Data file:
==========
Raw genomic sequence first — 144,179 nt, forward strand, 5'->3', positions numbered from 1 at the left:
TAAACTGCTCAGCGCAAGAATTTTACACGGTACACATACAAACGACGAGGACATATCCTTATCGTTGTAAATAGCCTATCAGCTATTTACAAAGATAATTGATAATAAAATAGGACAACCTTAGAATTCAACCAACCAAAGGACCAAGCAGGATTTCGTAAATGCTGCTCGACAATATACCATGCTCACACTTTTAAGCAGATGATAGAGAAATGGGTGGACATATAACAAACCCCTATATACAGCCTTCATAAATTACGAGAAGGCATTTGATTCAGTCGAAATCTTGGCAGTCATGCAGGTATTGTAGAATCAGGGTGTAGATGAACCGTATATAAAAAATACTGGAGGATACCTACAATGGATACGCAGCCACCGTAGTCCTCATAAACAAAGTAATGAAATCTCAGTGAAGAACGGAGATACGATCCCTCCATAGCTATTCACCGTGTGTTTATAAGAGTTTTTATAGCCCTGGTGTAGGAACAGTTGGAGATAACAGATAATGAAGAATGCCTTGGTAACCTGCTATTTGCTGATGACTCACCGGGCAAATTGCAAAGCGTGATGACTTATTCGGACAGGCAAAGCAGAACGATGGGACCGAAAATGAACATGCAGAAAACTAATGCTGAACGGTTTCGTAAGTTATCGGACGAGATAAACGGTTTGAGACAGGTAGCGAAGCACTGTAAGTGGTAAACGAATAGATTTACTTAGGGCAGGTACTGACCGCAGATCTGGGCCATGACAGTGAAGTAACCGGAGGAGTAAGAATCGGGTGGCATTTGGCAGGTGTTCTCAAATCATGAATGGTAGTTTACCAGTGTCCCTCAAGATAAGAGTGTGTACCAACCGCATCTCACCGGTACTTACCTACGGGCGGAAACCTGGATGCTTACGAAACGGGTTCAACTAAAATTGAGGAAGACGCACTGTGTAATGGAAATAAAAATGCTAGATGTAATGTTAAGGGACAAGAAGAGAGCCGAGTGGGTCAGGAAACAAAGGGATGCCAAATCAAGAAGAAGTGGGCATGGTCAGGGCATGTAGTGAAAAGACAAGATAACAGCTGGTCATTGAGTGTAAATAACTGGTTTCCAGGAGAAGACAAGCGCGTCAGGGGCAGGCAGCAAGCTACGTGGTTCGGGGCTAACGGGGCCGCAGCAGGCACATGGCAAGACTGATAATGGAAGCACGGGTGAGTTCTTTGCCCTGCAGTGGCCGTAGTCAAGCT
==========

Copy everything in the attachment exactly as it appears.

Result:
Raw genomic sequence first — 144,179 nt, forward strand, 5'->3', positions numbered from 1 at the left:
TAAACTGCTCAGCGCAAGAATTTTACACGGTACACATACAAACGACGAGGACATATCCTTATCGTTGTAAATAGCCTATCAGCTATTTACAAAGATAATTGATAATAAAATAGGACAACCTTAGAATTCAACCAACCAAAGGACCAAGCAGGATTTCGTAAATGCTGCTCGACAATATACCATGCTCACACTTTTAAGCAGATGATAGAGAAATGGGTGGACATATAACAAACCCCTATATACAGCCTTCATAAATTACGAGAAGGCATTTGATTCAGTCGAAATCTTGGCAGTCATGCAGGTATTGTAGAATCAGGGTGTAGATGAACCGTATATAAAAAATACTGGAGGATACCTACAATGGATACGCAGCCACCGTAGTCCTCATAAACAAAGTAATGAAATCTCAGTGAAGAACGGAGATACGATCCCTCCATAGCTATTCACCGTGTGTTTATAAGAGTTTTTATAGCCCTGGTGTAGGAACAGTTGGAGATAACAGATAATGAAGAATGCCTTGGTAACCTGCTATTTGCTGATGACTCACCGGGCAAATTGCAAAGCGTGATGACTTATTCGGACAGGCAAAGCAGAACGATGGGACCGAAAATGAACATGCAGAAAACTAATGCTGAACGGTTTCGTAAGTTATCGGACGAGATAAACGGTTTGAGACAGGTAGCGAAGCACTGTAAGTGGTAAACGAATAGATTTACTTAGGGCAGGTACTGACCGCAGATCTGGGCCATGACAGTGAAGTAACCGGAGGAGTAAGAATCGGGTGGCATTTGGCAGGTGTTCTCAAATCATGAATGGTAGTTTACCAGTGTCCCTCAAGATAAGAGTGTGTACCAACCGCATCTCACCGGTACTTACCTACGGGCGGAAACCTGGATGCTTACGAAACGGGTTCAACTAAAATTGAGGAAGACGCACTGTGTAATGGAAATAAAAATGCTAGATGTAATGTTAAGGGACAAGAAGAGAGCCGAGTGGGTCAGGAAACAAAGGGATGCCAAATCAAGAAGAAGTGGGCATGGTCAGGGCATGTAGTGAAAAGACAAGATAACAGCTGGTCATTGAGTGTAAATAACTGGTTTCCAGGAGAAGACAAGCGCGTCAGGGGCAGGCAGCAAGCTACGTGGTTCGGGGCTAACGGGGCCGCAGCAGGCACATGGCAAGACTGATAATGGAAGCACGGGTGAGTTCTTTGCCCTGCAGTGGCCGTAGTCAAGCT